Sonic Generations Review

When in doubt, look back to the past… which may just be an alternate dimension that simply resembles the past… this series is weird.

Sonic Generations Review
Platforms: PC(Reviewed), Xbox 360, PS3
Developer: Sonic Team
Publisher: Sega

As the name implies, Sonic Generations was meant to function as the series’ 20th anniversary title to celebrate Sega’s ability to continue functioning as a business long enough to routinely push their mascot.  But with the series being in a very… odd place back in the late ots, Sega decided that the best way to appease fans would be with an ambitious crossover title that sought to bring back the 2D stylings of the classic games and blend them with the, by then well established, staples of the modern 3D titles.  So naturally the game centers around Sonic and his buddies getting sent into a place devoid of time where he and his younger, classic-er self, must traverse through various levels iconic to each of the prior 9 mainline titles, and ultimately foil the plot of Dr. Eggman.

It all serves as a means of allowing this temporally fluid crossover to function, and pays little mind to characters other than Sonic, Tails, Eggman, classic Sonic, classic Tails, and classic Eggman, with the rest being reduced to, quite literally, background characters.  But it manages to do everything it needs to in order to justify its premise, and does have a few amusing interactions throughout its story, namely centered around the banter between Eggman and his past self. Sure, it could have been this winding continuity-laden epic, but instead the vast majority of the developers’ resources were devoted to making this game the best it could possibly be, and I’d say that they did a pretty damn good job.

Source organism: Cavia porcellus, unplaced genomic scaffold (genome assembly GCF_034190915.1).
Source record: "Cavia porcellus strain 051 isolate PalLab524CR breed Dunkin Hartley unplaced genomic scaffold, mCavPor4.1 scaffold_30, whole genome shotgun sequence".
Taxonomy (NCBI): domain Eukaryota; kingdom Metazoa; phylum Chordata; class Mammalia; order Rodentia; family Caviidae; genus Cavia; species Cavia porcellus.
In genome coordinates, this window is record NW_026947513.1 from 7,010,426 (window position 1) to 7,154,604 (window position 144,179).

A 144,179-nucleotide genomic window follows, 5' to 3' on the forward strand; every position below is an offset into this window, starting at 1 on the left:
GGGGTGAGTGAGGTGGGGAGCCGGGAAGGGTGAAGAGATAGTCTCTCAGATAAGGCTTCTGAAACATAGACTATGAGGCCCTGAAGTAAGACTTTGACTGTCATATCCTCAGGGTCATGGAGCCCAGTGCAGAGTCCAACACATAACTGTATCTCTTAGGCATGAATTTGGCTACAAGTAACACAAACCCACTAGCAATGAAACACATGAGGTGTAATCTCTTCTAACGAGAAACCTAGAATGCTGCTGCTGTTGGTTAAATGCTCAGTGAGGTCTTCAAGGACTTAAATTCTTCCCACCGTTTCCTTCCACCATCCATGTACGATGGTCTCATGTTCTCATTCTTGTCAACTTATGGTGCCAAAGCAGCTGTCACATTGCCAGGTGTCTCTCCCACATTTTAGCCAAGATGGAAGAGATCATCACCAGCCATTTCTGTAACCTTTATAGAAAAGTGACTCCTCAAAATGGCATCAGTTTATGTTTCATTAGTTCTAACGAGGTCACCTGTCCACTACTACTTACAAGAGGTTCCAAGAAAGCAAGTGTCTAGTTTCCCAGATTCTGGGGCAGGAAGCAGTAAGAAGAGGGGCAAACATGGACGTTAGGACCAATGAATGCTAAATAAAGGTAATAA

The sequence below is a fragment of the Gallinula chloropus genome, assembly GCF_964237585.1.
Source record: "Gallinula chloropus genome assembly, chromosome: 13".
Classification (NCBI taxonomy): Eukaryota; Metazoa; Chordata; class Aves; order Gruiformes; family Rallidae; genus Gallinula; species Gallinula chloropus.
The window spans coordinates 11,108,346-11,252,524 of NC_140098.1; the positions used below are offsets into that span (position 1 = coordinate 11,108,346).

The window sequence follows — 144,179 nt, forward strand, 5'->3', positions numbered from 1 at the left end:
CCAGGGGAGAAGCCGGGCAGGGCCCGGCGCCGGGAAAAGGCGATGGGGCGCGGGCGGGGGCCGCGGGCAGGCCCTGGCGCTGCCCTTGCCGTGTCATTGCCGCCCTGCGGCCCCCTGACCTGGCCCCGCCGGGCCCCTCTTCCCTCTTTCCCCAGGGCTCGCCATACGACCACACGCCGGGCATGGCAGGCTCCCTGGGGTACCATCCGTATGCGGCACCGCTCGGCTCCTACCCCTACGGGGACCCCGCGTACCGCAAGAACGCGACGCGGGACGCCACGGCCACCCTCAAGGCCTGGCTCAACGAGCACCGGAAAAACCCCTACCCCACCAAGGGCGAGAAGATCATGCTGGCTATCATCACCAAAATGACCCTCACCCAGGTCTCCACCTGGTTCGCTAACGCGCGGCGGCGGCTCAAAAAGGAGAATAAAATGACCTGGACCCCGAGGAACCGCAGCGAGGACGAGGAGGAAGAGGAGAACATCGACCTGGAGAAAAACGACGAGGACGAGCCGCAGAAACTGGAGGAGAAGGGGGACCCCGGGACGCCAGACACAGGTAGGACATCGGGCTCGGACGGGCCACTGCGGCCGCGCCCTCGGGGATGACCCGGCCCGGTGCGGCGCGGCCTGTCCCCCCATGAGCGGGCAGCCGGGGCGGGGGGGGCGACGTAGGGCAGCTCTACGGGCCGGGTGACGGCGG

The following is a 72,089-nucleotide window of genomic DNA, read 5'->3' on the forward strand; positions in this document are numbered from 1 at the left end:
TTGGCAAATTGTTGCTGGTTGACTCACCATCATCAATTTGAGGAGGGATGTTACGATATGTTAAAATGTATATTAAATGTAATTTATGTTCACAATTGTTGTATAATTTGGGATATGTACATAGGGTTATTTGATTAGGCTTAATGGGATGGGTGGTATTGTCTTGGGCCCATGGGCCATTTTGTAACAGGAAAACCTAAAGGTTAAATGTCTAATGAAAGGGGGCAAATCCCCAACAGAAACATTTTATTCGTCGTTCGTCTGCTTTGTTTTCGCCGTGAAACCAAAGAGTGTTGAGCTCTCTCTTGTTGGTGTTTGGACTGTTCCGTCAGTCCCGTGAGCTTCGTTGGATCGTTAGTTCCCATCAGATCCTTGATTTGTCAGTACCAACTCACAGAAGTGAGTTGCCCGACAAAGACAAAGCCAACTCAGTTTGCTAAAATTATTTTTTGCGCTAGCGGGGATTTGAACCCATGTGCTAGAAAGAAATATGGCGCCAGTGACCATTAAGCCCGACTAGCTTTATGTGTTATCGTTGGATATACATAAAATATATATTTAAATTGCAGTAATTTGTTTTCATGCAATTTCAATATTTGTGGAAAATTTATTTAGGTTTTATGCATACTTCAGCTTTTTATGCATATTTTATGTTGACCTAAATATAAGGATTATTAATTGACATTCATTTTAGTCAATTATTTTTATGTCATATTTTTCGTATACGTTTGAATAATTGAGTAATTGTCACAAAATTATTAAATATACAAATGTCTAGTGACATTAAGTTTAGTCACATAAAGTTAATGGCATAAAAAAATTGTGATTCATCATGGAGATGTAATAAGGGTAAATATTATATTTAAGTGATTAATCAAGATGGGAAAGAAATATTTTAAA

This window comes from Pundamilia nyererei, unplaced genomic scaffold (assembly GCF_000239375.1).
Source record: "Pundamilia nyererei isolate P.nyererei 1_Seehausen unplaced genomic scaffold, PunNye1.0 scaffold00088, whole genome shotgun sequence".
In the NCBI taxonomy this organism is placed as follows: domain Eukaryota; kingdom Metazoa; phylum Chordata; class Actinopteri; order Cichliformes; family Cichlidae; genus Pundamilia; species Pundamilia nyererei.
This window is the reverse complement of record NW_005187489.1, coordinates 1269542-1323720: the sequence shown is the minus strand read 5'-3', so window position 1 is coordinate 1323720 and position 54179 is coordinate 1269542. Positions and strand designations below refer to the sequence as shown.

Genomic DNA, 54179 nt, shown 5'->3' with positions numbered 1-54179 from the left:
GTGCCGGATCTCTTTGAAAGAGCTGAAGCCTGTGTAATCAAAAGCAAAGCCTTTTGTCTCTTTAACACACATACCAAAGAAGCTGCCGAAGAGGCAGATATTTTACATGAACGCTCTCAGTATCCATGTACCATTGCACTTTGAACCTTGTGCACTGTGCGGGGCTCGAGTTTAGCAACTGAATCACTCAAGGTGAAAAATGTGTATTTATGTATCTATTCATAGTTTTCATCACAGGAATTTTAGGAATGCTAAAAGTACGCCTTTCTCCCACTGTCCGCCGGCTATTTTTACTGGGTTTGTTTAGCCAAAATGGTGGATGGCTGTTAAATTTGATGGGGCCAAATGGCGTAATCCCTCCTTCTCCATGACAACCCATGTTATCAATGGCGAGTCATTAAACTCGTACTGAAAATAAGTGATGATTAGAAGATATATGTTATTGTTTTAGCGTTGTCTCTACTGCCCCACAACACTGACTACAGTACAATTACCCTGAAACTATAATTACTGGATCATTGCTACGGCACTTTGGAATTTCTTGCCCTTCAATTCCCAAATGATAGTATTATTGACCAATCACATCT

Before getting into the two styles of gameplay here, it is important to acknowledge this game’s vehement and initially perplexing stance to focus on creating a total of 18 regular levels, 9 classic and 9 modern.  A move that evidently was made to prioritize stage quality over quantity, avoid the need to indulge in tired gimmicks, and a level of design and visual polish that I find to be lacking in every other iteration of the “Boost” style of gameplay, from Unleashed to Forces.

Mind you, this does not mean that I find all of these stages to be particularly enjoyable.  Both renditions of Crisis City are visually ugly meshes that feature numerous isolated instances of frustration.  While both versions of Planet Wisp place heavy emphasis on Wisp powers that are not very fun to use, and exist within overly elaborate environments that requires many repeat playthroughs to get a handle on.  But when the game does work properly, and the stages are able to cater to the core strengths of their respective gameplay stylings, the end result is suburb.

Starting with Classic Sonic, jumping right into the game without refreshing my memories of Mania or the easier Genesis games, I immediately could tell a difference in how this rendition of Sonic moves, jumps, and accumulates speed, in a move that I know some people found very alienating when this game was first released.  Personally, I do like the more immediate accumulation of speed and general physics applied in Generations over those titles, and feel that they make Sonic a more enjoyable character to control.  But what really makes this incarnation of the character shine is the levels he’s placed in.